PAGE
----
The ministry of education and culture was criticized for taking one step forward and two steps back on the cultural front, after it announced on Tuesday the composition of a 16-member advisory committee that would draw up policy proposals for culture and the arts in Cyprus.
The committee, tasked with advising minister Prodromos Prodromou on matters such as the institutionalization of artists and cultural workers as recognized professions, was slammed for having serious imbalances, the most striking of which was the gender imbalance as just one of the 16 advisors was a woman.
Beyond the gender factor, the committee, made up of mainly academics specializing in cultural matters but also representatives of the local cultural landscape, was strongly criticized by active artists and cultural professionals due to the lack of adequate representation of the spectrum of cultural activities but also of the younger generation that is in many instances leading the way.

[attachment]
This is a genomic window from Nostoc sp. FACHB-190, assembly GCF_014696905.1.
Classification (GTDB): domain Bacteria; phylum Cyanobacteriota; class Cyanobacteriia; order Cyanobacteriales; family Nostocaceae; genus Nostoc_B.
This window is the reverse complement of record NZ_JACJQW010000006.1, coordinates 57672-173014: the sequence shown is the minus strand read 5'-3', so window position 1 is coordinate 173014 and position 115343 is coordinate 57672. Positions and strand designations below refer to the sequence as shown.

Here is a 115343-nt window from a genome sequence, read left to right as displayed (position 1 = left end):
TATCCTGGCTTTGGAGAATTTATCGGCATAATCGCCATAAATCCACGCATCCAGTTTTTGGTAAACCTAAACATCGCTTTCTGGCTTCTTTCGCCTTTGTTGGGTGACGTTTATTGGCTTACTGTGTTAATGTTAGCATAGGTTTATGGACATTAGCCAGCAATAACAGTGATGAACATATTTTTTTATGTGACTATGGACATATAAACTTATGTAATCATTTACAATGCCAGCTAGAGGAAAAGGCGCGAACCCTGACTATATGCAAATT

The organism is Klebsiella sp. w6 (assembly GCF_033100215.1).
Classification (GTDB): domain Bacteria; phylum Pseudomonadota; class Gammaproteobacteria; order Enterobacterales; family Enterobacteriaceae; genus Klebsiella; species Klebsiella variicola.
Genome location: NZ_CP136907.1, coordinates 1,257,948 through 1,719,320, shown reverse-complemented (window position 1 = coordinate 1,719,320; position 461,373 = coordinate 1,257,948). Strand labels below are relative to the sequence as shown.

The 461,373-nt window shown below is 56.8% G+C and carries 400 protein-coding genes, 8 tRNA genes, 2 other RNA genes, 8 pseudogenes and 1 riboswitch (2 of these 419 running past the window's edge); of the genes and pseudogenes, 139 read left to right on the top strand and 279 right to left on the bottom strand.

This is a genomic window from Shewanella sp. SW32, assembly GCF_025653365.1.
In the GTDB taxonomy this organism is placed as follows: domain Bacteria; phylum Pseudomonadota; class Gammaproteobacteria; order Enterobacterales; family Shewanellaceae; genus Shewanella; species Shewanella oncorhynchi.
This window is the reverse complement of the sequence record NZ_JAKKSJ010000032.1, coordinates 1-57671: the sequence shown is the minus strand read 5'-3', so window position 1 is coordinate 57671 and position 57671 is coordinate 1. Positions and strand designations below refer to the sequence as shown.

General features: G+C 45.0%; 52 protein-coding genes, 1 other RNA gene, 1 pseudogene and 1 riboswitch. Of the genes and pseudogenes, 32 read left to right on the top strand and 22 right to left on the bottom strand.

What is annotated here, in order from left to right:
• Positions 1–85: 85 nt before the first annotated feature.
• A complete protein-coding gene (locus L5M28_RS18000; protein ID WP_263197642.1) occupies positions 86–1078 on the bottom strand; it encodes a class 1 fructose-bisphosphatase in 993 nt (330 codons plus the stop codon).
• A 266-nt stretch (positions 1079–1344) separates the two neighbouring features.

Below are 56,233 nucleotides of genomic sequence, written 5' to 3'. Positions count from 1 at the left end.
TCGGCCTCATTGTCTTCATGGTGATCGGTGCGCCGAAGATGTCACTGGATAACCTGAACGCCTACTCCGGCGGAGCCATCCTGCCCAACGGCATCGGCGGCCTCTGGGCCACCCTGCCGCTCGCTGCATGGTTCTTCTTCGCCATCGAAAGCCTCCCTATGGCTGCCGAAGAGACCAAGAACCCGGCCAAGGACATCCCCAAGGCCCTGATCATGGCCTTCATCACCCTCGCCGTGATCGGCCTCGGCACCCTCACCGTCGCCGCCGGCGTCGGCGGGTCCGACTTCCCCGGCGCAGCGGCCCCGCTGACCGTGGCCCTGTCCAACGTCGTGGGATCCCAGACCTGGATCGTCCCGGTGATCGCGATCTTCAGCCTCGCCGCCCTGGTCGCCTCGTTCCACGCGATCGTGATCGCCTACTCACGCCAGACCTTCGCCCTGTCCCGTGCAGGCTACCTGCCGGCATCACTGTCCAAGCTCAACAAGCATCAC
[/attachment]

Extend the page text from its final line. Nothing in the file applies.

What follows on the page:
The main areas that have been pinpointed as being under-represented in the committee are dance, music, publishing, cinema, festival organization, galleries, photography, and the younger generation of artists.
As such, many have called out the ministry’s lack of vision and planning, as a development that could have proved fruitful for the island’s cultural world appears instead to be turning a blind eye to its dynamics.
The setting up of the committee appears to have a been a step toward actualizing plans for the creation of a deputy ministry for culture, that was approved by the Cabinet in early July.